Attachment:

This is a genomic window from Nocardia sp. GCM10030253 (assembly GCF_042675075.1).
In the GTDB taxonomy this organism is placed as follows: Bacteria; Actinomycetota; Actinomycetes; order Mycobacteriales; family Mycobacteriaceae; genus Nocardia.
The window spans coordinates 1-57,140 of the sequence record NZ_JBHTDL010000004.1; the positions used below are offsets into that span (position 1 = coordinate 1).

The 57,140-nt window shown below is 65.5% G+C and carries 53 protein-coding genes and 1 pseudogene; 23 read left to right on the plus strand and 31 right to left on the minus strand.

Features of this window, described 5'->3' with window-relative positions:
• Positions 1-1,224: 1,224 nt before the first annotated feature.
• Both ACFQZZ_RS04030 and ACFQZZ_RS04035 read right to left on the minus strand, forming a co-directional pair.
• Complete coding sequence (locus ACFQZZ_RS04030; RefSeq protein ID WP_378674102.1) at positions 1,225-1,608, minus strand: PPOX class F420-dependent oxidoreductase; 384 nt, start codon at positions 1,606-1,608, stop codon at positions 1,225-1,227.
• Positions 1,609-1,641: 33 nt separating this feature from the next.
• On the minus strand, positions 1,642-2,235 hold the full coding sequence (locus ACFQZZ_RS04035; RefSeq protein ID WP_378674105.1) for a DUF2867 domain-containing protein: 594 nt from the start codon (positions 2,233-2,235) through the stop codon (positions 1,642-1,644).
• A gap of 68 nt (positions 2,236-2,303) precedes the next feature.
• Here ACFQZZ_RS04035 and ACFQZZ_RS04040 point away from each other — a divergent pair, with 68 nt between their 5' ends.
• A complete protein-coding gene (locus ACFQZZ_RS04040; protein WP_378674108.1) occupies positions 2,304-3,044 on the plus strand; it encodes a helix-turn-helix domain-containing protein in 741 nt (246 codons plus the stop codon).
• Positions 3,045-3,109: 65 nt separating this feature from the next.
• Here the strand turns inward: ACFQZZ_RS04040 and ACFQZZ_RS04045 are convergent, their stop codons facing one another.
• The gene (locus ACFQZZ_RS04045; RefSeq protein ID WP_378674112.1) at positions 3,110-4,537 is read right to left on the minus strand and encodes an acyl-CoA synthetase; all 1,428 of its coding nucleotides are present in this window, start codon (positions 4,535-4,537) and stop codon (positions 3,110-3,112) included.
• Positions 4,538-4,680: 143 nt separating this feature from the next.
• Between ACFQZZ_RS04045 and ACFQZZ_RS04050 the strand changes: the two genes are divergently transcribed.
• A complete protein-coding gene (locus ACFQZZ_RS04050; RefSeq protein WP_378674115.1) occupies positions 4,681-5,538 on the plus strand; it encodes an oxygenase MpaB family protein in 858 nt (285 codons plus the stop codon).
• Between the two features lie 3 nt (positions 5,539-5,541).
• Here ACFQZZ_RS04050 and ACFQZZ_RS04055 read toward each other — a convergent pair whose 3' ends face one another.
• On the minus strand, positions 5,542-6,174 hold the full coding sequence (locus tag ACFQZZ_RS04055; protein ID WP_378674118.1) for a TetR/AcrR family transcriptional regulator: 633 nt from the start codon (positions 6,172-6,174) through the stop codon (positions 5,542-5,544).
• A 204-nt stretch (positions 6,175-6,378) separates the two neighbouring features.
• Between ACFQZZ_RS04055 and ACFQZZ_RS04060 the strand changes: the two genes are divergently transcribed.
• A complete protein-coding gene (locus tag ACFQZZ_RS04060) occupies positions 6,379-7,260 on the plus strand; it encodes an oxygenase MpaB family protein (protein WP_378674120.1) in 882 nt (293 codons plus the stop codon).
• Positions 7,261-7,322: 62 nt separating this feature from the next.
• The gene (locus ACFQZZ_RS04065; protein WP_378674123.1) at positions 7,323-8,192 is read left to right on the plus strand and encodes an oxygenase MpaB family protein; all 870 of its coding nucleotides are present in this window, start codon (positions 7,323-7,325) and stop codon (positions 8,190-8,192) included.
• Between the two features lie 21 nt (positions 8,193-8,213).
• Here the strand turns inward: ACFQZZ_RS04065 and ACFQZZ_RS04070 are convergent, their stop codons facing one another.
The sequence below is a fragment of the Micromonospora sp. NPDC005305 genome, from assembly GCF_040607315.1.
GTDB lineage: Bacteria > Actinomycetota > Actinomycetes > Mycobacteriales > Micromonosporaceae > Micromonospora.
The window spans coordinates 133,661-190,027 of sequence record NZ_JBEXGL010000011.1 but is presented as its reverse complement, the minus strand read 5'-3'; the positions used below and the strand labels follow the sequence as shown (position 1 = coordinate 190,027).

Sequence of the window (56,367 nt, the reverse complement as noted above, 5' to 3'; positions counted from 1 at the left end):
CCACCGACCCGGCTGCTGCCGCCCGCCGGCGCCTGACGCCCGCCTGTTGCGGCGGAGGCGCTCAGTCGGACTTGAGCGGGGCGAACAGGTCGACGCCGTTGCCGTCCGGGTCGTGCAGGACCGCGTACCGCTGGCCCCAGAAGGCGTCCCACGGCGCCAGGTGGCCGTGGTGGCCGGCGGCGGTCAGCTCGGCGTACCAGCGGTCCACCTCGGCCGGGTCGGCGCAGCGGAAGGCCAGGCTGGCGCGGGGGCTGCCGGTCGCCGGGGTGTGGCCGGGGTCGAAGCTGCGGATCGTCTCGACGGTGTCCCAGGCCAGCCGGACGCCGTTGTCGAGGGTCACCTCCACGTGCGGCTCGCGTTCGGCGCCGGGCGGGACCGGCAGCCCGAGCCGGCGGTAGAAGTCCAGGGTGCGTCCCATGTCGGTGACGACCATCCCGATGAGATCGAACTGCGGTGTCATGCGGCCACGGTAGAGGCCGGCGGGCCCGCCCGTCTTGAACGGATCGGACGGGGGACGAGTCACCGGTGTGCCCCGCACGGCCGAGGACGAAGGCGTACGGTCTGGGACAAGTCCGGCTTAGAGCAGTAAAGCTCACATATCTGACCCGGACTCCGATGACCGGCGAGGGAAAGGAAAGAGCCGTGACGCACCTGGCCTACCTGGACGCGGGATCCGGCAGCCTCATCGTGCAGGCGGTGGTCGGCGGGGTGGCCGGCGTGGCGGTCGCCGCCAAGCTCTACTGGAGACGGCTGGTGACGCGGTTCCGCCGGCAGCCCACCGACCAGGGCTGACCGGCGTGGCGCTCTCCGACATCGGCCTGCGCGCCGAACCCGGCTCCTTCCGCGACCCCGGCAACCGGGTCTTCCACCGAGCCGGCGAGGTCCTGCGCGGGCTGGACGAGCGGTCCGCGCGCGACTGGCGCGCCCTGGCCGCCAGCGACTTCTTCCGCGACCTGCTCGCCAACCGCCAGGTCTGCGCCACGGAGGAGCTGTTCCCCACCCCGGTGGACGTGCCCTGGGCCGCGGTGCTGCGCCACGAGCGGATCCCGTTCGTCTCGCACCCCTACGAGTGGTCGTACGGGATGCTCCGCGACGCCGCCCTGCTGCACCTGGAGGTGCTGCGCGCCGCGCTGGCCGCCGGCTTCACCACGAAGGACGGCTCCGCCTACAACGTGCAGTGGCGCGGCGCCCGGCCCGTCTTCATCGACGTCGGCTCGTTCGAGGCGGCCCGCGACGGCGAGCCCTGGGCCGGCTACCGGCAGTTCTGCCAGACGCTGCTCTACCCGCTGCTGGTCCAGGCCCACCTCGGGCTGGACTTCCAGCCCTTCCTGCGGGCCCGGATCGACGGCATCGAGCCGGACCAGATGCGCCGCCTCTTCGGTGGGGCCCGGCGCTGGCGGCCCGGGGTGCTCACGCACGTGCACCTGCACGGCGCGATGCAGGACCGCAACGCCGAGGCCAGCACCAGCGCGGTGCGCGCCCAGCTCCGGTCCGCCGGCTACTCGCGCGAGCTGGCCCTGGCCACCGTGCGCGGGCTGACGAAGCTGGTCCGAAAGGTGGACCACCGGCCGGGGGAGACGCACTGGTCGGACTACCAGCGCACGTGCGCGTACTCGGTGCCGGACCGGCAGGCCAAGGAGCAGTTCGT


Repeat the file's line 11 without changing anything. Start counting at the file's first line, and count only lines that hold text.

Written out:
• A gap of 68 nt (positions 2,236-2,303) precedes the next feature.